Bali needs to stop depending solely on tourism, governor says

Bali Governor Wayan Koster. Photo: Bali Provincial Government
Bali Governor Wayan Koster. Photo: Bali Provincial Government

Bali Governor Wayan Koster said that his administration will be boosting other sectors of the local economy, including the creative economy and agriculture, as the province attempts to reduce its dependence on tourism. 

“So we need to start making an effort so that we are no longer depending solely on tourism. We need to think of other sectors to strengthen the economy in Bali, which is through export,” Koster said yesterday.

Koster further explained that demand is high for some of Bali’s agriculture products in the international market, citing Balinese mangosteen’s popularity in China as an example. 

“We will transform Bali into an export hub for other countries,” he continued. 

However, with air travel being significantly affected due to the COVID-19 pandemic, it poses a new challenge as these goods have to be transported by sea instead. 

“Right now [export] has been affected a little. But once air travel returns to normal I think many countries will open up to Bali for our agricultural commodities and craft industry,” Koster said.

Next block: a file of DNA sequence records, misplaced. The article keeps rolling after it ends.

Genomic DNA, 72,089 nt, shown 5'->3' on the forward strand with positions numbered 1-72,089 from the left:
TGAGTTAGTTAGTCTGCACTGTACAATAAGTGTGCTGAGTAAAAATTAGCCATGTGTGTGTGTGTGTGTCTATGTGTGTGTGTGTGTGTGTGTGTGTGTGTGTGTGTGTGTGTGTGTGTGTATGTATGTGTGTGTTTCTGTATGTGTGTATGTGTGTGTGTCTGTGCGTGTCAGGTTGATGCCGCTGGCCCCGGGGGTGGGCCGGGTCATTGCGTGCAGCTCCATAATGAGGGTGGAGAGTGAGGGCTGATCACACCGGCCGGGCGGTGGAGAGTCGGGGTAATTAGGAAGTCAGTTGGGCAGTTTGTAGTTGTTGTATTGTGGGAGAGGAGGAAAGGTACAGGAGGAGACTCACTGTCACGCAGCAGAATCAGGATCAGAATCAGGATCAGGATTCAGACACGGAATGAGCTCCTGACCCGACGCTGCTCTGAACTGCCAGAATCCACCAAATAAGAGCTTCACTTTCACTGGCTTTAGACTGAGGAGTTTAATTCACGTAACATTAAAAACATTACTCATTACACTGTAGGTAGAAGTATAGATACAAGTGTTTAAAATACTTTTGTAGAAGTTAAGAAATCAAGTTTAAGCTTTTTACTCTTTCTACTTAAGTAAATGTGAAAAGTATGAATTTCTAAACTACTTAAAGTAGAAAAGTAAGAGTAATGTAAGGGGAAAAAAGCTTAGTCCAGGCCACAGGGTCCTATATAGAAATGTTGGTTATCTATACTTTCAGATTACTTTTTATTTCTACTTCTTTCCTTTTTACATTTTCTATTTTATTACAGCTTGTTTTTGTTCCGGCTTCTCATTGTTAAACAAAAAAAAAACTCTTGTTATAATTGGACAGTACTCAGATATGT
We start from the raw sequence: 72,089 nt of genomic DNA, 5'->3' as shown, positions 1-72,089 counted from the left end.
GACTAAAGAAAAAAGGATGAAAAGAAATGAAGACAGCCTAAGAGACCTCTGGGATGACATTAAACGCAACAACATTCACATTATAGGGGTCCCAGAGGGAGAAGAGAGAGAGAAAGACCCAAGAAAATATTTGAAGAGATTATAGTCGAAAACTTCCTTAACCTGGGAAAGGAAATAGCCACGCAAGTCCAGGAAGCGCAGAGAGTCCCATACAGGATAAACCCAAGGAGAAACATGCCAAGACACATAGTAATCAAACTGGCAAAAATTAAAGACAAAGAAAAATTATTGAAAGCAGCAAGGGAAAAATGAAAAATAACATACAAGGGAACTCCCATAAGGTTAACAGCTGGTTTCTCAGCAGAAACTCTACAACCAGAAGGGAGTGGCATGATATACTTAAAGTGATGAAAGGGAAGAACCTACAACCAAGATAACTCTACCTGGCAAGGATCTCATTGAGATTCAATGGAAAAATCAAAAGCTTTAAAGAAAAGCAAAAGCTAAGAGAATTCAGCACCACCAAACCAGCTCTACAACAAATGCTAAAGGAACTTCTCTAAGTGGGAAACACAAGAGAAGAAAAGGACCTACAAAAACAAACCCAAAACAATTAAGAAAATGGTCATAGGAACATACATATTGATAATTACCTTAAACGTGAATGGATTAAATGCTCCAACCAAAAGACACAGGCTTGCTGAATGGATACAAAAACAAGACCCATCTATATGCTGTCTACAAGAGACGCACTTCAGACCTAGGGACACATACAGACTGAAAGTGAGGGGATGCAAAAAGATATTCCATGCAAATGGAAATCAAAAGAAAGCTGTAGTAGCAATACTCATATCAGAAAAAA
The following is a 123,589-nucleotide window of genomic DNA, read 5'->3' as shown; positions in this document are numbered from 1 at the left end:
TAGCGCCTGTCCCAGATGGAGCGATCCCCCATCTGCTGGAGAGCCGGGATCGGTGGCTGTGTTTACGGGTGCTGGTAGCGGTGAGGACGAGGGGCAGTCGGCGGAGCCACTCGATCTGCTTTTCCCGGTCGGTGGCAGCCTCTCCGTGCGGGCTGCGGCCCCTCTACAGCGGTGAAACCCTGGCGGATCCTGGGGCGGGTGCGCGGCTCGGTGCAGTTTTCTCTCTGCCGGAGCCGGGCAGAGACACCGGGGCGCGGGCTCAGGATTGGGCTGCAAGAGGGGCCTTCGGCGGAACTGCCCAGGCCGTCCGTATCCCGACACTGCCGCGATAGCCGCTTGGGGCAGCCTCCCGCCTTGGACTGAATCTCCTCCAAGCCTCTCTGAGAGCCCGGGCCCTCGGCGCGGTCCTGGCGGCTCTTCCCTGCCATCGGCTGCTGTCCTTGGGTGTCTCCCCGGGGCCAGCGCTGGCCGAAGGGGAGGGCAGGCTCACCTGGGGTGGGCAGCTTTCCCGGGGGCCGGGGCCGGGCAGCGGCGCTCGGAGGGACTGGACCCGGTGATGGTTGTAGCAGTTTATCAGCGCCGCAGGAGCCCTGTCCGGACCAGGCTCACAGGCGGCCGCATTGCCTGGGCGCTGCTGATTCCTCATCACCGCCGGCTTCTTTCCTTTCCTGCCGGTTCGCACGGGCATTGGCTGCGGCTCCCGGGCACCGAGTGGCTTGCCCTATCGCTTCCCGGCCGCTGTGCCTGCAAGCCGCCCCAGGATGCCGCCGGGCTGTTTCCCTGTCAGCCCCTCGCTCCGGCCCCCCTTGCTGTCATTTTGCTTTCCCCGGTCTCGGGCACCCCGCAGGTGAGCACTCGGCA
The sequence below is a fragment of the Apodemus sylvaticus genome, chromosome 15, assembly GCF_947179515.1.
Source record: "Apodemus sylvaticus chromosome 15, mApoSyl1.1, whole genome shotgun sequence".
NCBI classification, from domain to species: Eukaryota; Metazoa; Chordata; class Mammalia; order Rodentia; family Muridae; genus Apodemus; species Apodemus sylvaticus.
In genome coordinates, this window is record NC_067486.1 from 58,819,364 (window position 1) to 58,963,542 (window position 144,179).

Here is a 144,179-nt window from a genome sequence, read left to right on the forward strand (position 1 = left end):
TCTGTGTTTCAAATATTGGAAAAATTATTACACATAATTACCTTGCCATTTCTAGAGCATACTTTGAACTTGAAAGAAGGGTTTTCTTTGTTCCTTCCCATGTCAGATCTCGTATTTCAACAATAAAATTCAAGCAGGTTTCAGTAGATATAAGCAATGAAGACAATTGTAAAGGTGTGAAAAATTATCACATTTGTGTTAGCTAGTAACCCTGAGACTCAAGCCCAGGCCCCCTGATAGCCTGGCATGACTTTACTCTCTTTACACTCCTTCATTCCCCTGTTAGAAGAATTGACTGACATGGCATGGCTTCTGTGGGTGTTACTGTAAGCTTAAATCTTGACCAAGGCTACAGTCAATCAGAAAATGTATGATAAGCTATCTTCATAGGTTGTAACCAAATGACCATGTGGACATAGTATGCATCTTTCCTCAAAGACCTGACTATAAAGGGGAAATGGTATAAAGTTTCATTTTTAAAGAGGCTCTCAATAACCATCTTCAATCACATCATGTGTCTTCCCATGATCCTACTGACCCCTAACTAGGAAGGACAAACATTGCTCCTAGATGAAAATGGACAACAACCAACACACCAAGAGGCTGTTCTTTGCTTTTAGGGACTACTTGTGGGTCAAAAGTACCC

Indonesia’s central bank, Bank Indonesia (BI), previously reported an economic slowdown of 1.14 percent in Bali for the first quarter of this year ⁠— making the province one of the hardest hit in Indonesia amid the coronavirus outbreak. 

The massive decline in tourism, according to officials from BI, is the main reason behind the slowdown, as Bali saw a huge drop in foreign tourist arrivals as well as various cancellations of national and international events that commonly take place on the island. 

The Bali office of BI said that tourism contributes between 54 percent and 58 percent to the province’s economy. 

Many Balinese people, especially those who were affected by layoffs and furloughs from tourism-related businesses due to COVID-19, have reportedly returned to their villages to farm, as told in a recent special report from Mongabay.


Support local news and join a community of like-minded
“Coconauts” across Southeast Asia and Hong Kong.

Join Now
Coconuts TV
Our latest and greatest original videos
Subscribe on